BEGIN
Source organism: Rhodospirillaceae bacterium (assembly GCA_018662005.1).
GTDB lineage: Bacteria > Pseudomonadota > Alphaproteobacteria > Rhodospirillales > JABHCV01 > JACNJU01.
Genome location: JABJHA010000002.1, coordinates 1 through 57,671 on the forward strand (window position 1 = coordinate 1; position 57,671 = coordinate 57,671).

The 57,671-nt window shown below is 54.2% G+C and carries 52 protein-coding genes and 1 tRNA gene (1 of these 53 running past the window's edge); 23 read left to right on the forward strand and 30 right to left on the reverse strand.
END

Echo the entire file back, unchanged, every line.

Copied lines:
Source organism: Rhodospirillaceae bacterium (assembly GCA_018662005.1).
GTDB lineage: Bacteria > Pseudomonadota > Alphaproteobacteria > Rhodospirillales > JABHCV01 > JACNJU01.
Genome location: JABJHA010000002.1, coordinates 1 through 57,671 on the forward strand (window position 1 = coordinate 1; position 57,671 = coordinate 57,671).

The 57,671-nt window shown below is 54.2% G+C and carries 52 protein-coding genes and 1 tRNA gene (1 of these 53 running past the window's edge); 23 read left to right on the forward strand and 30 right to left on the reverse strand.